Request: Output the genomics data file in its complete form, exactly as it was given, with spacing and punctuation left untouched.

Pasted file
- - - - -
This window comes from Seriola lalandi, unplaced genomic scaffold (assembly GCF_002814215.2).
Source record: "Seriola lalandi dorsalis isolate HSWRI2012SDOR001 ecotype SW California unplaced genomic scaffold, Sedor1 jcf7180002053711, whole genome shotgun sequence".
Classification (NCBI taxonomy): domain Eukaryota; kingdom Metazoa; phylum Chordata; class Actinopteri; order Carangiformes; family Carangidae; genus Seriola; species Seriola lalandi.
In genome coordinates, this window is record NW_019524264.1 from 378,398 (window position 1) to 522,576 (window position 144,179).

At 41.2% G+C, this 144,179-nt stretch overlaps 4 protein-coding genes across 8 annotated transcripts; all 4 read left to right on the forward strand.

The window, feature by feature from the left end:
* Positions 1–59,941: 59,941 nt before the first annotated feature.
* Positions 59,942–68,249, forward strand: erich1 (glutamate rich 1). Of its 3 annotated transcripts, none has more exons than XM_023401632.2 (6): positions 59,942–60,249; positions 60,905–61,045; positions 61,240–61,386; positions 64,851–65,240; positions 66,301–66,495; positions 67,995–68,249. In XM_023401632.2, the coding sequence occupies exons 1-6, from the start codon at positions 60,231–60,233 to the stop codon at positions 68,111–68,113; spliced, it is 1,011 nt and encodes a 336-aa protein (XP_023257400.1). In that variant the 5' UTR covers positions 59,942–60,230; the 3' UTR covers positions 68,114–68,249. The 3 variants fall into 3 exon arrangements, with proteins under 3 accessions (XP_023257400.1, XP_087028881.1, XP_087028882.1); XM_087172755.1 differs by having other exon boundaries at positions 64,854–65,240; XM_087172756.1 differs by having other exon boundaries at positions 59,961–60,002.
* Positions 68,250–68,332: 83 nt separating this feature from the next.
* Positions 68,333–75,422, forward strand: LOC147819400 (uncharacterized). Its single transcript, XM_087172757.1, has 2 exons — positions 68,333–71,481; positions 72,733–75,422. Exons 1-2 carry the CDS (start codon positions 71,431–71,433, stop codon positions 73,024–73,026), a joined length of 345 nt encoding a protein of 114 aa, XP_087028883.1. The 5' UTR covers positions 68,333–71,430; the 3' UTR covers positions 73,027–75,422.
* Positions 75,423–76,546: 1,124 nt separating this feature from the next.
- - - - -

This window comes from Seriola lalandi, unplaced genomic scaffold (assembly GCF_002814215.2).
Source record: "Seriola lalandi dorsalis isolate HSWRI2012SDOR001 ecotype SW California unplaced genomic scaffold, Sedor1 jcf7180002053711, whole genome shotgun sequence".
Classification (NCBI taxonomy): domain Eukaryota; kingdom Metazoa; phylum Chordata; class Actinopteri; order Carangiformes; family Carangidae; genus Seriola; species Seriola lalandi.
In genome coordinates, this window is record NW_019524264.1 from 378,398 (window position 1) to 522,576 (window position 144,179).

At 41.2% G+C, this 144,179-nt stretch overlaps 4 protein-coding genes across 8 annotated transcripts; all 4 read left to right on the forward strand.

The window, feature by feature from the left end:
* Positions 1–59,941: 59,941 nt before the first annotated feature.
* Positions 59,942–68,249, forward strand: erich1 (glutamate rich 1). Of its 3 annotated transcripts, none has more exons than XM_023401632.2 (6): positions 59,942–60,249; positions 60,905–61,045; positions 61,240–61,386; positions 64,851–65,240; positions 66,301–66,495; positions 67,995–68,249. In XM_023401632.2, the coding sequence occupies exons 1-6, from the start codon at positions 60,231–60,233 to the stop codon at positions 68,111–68,113; spliced, it is 1,011 nt and encodes a 336-aa protein (XP_023257400.1). In that variant the 5' UTR covers positions 59,942–60,230; the 3' UTR covers positions 68,114–68,249. The 3 variants fall into 3 exon arrangements, with proteins under 3 accessions (XP_023257400.1, XP_087028881.1, XP_087028882.1); XM_087172755.1 differs by having other exon boundaries at positions 64,854–65,240; XM_087172756.1 differs by having other exon boundaries at positions 59,961–60,002.
* Positions 68,250–68,332: 83 nt separating this feature from the next.
* Positions 68,333–75,422, forward strand: LOC147819400 (uncharacterized). Its single transcript, XM_087172757.1, has 2 exons — positions 68,333–71,481; positions 72,733–75,422. Exons 1-2 carry the CDS (start codon positions 71,431–71,433, stop codon positions 73,024–73,026), a joined length of 345 nt encoding a protein of 114 aa, XP_087028883.1. The 5' UTR covers positions 68,333–71,430; the 3' UTR covers positions 73,027–75,422.
* Positions 75,423–76,546: 1,124 nt separating this feature from the next.